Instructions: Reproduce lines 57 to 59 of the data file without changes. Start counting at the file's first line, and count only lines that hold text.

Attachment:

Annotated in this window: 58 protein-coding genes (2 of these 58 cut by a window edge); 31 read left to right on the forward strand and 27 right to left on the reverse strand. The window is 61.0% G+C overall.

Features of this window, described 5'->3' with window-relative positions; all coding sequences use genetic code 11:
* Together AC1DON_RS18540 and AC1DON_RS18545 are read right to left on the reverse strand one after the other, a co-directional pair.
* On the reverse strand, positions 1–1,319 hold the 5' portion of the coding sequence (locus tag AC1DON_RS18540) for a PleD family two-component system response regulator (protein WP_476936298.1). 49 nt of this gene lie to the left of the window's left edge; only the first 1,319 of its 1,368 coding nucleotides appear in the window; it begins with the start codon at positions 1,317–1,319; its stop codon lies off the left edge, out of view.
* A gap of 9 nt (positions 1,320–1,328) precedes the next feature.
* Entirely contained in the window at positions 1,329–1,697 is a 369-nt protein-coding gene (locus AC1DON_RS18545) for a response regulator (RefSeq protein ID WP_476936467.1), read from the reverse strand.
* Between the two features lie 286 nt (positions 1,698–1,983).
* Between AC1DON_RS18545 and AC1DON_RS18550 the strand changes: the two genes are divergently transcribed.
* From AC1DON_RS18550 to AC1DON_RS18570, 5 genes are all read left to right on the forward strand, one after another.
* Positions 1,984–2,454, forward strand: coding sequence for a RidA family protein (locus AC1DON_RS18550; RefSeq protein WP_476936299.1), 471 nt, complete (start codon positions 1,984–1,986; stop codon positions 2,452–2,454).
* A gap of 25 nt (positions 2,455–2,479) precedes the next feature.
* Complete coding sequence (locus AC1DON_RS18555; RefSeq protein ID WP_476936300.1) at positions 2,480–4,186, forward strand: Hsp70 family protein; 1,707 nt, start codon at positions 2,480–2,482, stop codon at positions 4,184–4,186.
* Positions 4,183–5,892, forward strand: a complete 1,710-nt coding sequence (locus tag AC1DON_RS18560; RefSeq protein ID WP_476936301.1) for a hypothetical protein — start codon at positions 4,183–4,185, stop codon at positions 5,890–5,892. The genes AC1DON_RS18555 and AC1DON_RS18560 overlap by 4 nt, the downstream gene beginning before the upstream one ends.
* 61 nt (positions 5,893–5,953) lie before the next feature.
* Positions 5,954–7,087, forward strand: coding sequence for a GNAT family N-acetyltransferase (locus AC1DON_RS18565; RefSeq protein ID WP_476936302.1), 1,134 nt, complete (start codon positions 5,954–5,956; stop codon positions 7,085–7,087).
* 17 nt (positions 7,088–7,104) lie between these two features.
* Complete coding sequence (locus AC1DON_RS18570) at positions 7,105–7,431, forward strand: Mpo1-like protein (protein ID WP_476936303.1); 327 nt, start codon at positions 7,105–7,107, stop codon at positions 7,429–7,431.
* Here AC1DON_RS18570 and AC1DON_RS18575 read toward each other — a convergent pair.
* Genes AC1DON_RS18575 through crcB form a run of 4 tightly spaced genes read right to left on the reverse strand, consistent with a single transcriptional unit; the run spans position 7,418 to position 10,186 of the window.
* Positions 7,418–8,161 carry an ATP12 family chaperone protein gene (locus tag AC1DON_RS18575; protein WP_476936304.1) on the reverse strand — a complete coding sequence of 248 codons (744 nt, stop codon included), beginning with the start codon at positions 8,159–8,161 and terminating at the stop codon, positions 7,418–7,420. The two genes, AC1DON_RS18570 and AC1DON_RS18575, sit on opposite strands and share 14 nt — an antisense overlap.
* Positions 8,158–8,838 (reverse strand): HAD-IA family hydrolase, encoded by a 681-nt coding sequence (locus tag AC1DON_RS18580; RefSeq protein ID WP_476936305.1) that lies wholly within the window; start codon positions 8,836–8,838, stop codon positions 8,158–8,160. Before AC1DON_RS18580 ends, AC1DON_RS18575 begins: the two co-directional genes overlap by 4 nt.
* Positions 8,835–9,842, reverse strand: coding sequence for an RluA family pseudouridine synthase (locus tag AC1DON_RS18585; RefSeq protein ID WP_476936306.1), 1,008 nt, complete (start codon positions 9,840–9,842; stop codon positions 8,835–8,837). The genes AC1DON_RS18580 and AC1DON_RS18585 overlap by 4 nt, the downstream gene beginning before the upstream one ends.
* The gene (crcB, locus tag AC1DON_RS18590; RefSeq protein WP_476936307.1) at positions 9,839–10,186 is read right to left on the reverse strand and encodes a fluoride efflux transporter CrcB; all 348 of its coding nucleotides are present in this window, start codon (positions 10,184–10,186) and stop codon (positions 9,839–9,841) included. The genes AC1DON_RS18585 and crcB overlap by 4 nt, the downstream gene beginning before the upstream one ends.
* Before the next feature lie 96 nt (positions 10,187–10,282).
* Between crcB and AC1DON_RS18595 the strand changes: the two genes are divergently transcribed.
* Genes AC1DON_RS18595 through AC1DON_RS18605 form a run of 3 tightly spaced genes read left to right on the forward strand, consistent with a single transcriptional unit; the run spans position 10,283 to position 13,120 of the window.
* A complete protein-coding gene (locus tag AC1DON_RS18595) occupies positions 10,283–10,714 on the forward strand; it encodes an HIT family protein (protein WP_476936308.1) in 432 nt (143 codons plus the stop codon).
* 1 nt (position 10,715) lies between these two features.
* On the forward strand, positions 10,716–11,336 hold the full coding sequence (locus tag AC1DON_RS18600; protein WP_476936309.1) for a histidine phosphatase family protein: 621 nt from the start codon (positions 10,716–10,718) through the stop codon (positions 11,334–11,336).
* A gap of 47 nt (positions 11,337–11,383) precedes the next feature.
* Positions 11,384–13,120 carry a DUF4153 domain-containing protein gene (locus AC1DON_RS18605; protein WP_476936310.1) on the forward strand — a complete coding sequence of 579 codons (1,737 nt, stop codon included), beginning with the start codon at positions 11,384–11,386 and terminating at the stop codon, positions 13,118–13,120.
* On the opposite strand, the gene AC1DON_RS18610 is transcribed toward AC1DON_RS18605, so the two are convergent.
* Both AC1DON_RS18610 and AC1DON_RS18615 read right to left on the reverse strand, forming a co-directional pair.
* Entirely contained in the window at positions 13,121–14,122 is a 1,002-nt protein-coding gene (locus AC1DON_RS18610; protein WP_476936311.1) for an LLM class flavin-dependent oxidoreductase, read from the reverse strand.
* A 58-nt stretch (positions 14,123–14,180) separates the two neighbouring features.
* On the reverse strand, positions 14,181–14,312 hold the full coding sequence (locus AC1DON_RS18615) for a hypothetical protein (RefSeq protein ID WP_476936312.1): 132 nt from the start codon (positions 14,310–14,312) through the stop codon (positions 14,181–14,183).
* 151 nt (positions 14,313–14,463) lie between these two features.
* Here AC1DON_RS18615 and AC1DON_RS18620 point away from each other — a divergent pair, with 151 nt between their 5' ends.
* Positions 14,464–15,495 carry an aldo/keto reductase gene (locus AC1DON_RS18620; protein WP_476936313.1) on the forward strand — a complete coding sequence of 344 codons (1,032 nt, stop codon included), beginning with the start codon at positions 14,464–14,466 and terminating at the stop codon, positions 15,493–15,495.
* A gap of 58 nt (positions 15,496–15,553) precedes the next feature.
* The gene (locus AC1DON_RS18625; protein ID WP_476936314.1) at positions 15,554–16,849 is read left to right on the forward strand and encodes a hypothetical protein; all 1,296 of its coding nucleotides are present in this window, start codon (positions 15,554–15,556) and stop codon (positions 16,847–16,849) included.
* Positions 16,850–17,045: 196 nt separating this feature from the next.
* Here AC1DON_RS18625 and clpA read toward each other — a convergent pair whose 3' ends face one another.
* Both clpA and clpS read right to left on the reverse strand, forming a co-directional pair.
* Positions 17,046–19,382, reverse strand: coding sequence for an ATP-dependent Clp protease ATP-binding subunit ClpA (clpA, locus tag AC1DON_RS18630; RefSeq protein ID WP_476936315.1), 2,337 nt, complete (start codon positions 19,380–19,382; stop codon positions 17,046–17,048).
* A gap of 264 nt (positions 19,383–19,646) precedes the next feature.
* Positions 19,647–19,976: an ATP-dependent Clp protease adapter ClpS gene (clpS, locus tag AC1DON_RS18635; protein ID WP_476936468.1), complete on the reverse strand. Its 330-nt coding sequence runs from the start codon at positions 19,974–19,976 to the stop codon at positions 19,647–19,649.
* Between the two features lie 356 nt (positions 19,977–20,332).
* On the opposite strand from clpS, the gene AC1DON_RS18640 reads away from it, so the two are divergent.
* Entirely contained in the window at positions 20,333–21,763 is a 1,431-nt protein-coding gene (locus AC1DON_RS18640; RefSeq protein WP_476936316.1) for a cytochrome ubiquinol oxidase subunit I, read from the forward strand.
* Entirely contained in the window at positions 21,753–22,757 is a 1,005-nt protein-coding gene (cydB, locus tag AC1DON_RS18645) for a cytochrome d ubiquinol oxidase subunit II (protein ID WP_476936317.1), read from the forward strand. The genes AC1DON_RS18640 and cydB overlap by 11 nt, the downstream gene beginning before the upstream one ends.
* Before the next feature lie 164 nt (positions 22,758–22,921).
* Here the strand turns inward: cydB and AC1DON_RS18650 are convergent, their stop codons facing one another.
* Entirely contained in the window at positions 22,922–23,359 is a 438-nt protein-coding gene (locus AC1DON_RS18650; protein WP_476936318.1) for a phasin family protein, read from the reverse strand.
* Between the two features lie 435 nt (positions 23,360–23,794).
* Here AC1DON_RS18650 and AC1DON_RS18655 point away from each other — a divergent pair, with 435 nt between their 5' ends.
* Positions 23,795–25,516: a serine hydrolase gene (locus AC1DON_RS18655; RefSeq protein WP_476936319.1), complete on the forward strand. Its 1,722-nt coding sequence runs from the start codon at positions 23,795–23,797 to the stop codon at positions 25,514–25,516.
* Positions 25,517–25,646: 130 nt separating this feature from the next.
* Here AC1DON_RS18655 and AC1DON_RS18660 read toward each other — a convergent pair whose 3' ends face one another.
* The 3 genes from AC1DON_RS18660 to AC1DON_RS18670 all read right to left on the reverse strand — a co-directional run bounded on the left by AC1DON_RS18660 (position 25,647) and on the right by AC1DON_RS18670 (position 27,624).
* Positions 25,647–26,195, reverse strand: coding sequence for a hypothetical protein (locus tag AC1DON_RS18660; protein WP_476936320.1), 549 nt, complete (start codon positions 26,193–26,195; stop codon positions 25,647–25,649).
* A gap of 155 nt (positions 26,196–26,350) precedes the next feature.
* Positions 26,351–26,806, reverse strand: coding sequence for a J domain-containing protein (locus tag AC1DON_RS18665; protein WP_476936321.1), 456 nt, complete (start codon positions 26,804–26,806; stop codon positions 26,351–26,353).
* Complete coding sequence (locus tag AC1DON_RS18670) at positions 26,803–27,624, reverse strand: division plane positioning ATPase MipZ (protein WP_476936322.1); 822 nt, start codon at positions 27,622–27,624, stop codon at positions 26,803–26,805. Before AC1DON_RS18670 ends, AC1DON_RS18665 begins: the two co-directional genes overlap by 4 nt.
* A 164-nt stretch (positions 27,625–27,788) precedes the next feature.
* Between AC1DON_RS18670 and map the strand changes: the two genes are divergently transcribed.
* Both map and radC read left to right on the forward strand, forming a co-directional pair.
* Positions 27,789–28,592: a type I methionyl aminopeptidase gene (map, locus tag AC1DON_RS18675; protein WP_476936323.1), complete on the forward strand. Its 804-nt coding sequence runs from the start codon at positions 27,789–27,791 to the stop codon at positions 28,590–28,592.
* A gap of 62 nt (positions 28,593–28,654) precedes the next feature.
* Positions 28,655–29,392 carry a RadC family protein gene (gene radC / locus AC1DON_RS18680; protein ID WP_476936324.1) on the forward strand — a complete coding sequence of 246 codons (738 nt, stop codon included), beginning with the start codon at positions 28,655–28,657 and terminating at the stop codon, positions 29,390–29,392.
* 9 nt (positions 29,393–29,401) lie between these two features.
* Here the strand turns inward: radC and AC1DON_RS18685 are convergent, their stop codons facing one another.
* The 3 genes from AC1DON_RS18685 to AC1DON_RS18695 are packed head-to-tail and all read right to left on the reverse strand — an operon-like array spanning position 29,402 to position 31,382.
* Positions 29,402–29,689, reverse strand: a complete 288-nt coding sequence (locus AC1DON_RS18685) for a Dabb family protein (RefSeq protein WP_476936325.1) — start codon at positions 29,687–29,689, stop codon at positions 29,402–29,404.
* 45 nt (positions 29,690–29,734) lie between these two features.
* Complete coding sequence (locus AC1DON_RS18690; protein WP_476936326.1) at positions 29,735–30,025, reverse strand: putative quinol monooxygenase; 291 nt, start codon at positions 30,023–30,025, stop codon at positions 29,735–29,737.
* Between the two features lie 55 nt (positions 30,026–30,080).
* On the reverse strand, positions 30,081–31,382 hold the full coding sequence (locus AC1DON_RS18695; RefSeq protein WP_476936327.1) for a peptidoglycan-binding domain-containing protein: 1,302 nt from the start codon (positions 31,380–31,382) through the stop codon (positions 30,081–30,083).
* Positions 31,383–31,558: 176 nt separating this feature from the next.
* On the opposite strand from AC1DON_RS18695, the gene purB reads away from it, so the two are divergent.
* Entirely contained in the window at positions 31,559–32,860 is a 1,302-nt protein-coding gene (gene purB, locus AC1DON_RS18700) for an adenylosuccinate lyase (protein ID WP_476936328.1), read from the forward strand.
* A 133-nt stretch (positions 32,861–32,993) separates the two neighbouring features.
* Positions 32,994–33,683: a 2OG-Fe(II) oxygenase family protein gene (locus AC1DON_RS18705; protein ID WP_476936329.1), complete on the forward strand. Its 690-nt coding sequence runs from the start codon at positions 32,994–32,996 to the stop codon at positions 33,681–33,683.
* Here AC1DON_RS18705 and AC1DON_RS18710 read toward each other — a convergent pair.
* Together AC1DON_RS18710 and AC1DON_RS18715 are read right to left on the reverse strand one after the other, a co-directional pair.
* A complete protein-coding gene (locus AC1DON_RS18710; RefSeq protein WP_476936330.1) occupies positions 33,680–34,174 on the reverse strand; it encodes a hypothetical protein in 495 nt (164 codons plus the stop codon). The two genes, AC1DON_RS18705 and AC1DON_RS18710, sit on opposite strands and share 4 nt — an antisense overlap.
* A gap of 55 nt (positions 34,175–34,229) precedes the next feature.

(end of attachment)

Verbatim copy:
* Positions 23,795–25,516: a serine hydrolase gene (locus AC1DON_RS18655; RefSeq protein WP_476936319.1), complete on the forward strand. Its 1,722-nt coding sequence runs from the start codon at positions 23,795–23,797 to the stop codon at positions 25,514–25,516.
* Positions 25,517–25,646: 130 nt separating this feature from the next.
* Here AC1DON_RS18655 and AC1DON_RS18660 read toward each other — a convergent pair whose 3' ends face one another.